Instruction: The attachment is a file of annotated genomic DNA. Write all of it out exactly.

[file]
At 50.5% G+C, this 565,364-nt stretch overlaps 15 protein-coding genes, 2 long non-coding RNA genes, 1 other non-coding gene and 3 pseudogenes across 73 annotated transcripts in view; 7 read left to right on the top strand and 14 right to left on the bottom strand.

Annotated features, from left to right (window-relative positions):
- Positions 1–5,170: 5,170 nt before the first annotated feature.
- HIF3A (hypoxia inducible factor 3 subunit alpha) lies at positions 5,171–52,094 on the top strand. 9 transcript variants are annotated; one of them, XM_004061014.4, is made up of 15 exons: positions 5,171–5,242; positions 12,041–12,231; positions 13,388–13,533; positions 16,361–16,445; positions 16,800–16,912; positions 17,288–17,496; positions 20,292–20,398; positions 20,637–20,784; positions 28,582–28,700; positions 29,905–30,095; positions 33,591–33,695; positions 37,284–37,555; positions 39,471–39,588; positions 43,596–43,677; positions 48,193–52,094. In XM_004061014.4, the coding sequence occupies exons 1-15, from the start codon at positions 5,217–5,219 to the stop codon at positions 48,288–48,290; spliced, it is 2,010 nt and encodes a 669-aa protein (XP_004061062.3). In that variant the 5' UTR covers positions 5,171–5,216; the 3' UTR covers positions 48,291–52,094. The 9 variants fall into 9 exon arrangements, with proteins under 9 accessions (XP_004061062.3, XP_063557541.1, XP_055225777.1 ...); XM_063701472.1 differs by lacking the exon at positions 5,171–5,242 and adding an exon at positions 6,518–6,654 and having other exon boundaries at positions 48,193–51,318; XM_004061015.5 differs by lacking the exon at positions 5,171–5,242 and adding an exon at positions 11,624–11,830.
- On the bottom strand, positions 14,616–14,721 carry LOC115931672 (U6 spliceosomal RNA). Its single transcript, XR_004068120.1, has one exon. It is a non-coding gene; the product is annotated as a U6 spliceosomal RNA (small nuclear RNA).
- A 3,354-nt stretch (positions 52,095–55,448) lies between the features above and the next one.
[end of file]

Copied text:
At 50.5% G+C, this 565,364-nt stretch overlaps 15 protein-coding genes, 2 long non-coding RNA genes, 1 other non-coding gene and 3 pseudogenes across 73 annotated transcripts in view; 7 read left to right on the top strand and 14 right to left on the bottom strand.

Annotated features, from left to right (window-relative positions):
- Positions 1–5,170: 5,170 nt before the first annotated feature.
- HIF3A (hypoxia inducible factor 3 subunit alpha) lies at positions 5,171–52,094 on the top strand. 9 transcript variants are annotated; one of them, XM_004061014.4, is made up of 15 exons: positions 5,171–5,242; positions 12,041–12,231; positions 13,388–13,533; positions 16,361–16,445; positions 16,800–16,912; positions 17,288–17,496; positions 20,292–20,398; positions 20,637–20,784; positions 28,582–28,700; positions 29,905–30,095; positions 33,591–33,695; positions 37,284–37,555; positions 39,471–39,588; positions 43,596–43,677; positions 48,193–52,094. In XM_004061014.4, the coding sequence occupies exons 1-15, from the start codon at positions 5,217–5,219 to the stop codon at positions 48,288–48,290; spliced, it is 2,010 nt and encodes a 669-aa protein (XP_004061062.3). In that variant the 5' UTR covers positions 5,171–5,216; the 3' UTR covers positions 48,291–52,094. The 9 variants fall into 9 exon arrangements, with proteins under 9 accessions (XP_004061062.3, XP_063557541.1, XP_055225777.1 ...); XM_063701472.1 differs by lacking the exon at positions 5,171–5,242 and adding an exon at positions 6,518–6,654 and having other exon boundaries at positions 48,193–51,318; XM_004061015.5 differs by lacking the exon at positions 5,171–5,242 and adding an exon at positions 11,624–11,830.
- On the bottom strand, positions 14,616–14,721 carry LOC115931672 (U6 spliceosomal RNA). Its single transcript, XR_004068120.1, has one exon. It is a non-coding gene; the product is annotated as a U6 spliceosomal RNA (small nuclear RNA).
- A 3,354-nt stretch (positions 52,095–55,448) lies between the features above and the next one.